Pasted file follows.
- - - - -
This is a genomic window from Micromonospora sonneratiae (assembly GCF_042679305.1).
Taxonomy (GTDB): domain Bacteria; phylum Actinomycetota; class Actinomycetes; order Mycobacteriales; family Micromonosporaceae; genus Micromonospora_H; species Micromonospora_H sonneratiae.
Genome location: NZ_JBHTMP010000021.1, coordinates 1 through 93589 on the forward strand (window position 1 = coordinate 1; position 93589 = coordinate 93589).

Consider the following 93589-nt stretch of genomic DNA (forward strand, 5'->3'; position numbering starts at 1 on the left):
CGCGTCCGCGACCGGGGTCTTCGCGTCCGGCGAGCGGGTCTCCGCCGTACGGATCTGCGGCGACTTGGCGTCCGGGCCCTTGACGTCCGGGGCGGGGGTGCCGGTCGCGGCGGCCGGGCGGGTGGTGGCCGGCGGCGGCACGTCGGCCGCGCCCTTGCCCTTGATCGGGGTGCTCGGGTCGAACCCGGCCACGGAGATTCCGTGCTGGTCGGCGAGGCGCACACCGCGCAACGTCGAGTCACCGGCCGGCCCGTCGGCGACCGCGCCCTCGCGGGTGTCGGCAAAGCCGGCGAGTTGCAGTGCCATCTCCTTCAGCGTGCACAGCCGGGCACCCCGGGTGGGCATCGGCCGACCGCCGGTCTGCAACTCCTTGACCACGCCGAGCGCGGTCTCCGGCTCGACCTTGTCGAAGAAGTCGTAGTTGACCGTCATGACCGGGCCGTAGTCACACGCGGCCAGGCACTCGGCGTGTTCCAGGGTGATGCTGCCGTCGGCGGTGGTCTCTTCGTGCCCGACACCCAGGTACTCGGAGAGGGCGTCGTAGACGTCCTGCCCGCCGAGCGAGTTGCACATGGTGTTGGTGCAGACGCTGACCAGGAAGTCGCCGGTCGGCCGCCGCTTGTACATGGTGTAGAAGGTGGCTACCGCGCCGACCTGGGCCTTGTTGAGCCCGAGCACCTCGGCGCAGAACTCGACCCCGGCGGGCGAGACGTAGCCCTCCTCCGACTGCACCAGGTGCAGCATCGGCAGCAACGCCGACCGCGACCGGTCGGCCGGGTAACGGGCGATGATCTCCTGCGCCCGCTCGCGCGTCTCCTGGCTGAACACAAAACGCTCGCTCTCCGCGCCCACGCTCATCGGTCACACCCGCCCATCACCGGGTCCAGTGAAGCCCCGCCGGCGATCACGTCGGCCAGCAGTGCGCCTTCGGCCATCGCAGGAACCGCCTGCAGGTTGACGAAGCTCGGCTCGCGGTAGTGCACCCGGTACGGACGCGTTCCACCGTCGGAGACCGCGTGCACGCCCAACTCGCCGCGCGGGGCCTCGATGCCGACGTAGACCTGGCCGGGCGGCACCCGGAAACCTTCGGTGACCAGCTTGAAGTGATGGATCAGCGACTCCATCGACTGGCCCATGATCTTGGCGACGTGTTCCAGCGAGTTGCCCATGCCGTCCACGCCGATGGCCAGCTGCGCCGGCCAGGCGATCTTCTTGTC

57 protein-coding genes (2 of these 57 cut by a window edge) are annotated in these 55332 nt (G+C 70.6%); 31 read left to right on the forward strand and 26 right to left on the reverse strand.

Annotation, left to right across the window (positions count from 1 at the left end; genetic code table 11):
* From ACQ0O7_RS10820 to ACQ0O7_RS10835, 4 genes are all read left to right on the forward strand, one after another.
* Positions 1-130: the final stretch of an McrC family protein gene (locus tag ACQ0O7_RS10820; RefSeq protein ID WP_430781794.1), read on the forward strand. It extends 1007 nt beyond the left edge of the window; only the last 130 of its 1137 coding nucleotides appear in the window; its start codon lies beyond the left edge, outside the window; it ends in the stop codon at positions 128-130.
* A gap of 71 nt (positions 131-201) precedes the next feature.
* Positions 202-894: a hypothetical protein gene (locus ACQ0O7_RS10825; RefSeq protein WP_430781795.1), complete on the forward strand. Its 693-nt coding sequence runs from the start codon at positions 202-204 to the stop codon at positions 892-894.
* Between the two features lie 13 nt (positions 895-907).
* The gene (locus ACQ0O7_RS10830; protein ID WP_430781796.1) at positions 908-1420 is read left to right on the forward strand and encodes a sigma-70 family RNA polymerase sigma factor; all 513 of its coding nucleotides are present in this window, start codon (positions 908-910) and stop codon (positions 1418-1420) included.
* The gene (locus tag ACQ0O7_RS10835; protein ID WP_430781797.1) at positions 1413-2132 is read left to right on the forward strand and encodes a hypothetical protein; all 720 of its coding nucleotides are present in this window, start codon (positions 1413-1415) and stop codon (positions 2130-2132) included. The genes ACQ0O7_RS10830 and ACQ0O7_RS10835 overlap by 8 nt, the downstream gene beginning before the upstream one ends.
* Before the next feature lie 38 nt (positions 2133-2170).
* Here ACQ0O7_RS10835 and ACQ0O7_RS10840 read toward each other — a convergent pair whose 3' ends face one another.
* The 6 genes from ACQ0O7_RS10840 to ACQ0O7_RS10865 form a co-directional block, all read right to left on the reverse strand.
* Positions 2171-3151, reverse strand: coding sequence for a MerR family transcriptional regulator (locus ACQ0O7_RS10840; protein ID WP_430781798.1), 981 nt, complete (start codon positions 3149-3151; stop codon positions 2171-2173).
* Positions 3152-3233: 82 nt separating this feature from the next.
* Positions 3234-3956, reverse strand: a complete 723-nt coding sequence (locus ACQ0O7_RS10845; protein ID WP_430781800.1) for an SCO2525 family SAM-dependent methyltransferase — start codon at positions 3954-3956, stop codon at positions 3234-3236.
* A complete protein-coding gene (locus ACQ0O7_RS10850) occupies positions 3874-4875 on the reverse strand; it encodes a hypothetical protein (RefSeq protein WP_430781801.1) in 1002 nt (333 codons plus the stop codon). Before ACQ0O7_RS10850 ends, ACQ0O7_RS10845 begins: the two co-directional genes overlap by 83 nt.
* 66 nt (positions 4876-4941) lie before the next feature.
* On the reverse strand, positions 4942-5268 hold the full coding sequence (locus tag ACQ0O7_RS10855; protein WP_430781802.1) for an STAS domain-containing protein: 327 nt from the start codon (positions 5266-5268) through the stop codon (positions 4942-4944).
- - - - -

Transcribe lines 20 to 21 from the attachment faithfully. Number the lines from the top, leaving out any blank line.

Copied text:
* Positions 3234-3956, reverse strand: a complete 723-nt coding sequence (locus ACQ0O7_RS10845; protein ID WP_430781800.1) for an SCO2525 family SAM-dependent methyltransferase — start codon at positions 3954-3956, stop codon at positions 3234-3236.
* A complete protein-coding gene (locus ACQ0O7_RS10850) occupies positions 3874-4875 on the reverse strand; it encodes a hypothetical protein (RefSeq protein WP_430781801.1) in 1002 nt (333 codons plus the stop codon). Before ACQ0O7_RS10850 ends, ACQ0O7_RS10845 begins: the two co-directional genes overlap by 83 nt.